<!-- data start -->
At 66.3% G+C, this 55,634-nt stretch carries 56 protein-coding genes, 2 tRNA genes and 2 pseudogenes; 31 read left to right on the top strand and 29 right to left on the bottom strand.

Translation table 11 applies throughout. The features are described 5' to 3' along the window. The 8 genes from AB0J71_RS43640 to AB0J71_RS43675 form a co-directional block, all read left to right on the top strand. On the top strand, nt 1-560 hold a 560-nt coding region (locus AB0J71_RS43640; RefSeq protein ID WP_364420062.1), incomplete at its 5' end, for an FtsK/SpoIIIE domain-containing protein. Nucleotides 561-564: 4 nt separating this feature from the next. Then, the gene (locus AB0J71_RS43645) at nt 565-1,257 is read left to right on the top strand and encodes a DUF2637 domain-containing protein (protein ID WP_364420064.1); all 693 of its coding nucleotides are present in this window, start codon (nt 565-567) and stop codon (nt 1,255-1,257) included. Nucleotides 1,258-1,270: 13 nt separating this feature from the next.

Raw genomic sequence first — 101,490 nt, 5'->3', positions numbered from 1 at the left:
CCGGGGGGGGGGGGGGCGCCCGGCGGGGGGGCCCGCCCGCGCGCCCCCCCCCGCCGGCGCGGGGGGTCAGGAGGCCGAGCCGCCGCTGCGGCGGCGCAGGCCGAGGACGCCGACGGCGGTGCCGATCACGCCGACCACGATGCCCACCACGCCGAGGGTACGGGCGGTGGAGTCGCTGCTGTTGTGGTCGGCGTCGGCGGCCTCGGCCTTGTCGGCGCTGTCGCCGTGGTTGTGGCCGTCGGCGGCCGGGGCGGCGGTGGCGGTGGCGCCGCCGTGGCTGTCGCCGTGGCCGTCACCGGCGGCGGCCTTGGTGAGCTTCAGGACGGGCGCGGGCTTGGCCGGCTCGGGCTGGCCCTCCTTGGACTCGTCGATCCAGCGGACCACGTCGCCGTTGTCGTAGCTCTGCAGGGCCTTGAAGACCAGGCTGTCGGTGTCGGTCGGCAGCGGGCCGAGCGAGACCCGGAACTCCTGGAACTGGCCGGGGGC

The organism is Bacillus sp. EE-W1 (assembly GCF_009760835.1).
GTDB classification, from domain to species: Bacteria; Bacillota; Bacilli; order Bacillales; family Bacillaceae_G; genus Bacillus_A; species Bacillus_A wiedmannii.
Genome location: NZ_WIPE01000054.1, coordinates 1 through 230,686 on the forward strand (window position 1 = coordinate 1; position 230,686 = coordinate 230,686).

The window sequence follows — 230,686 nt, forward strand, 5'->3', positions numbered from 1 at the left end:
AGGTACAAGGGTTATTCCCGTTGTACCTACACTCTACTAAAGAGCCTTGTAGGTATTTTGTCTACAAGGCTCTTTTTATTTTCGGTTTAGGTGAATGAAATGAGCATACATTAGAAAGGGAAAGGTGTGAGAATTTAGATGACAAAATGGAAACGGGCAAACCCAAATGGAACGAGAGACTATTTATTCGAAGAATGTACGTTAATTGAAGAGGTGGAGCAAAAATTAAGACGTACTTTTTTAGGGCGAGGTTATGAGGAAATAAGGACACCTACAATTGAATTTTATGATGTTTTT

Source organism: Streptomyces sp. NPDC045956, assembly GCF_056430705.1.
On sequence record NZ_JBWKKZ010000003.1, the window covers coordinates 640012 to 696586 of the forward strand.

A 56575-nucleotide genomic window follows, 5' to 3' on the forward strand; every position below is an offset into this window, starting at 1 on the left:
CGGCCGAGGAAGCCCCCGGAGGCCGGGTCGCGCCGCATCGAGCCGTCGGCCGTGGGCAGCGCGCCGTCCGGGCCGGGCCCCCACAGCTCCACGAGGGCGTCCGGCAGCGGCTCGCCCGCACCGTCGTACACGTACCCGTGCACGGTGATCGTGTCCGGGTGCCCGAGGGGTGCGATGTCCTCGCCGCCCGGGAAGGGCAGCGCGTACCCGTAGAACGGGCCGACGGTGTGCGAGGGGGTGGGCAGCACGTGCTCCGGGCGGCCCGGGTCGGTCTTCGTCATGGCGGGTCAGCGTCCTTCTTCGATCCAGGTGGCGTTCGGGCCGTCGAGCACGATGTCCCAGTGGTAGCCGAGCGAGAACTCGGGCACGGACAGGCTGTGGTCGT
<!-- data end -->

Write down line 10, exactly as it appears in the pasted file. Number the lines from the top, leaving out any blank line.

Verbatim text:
Source organism: Streptomyces sp. NPDC045956, assembly GCF_056430705.1.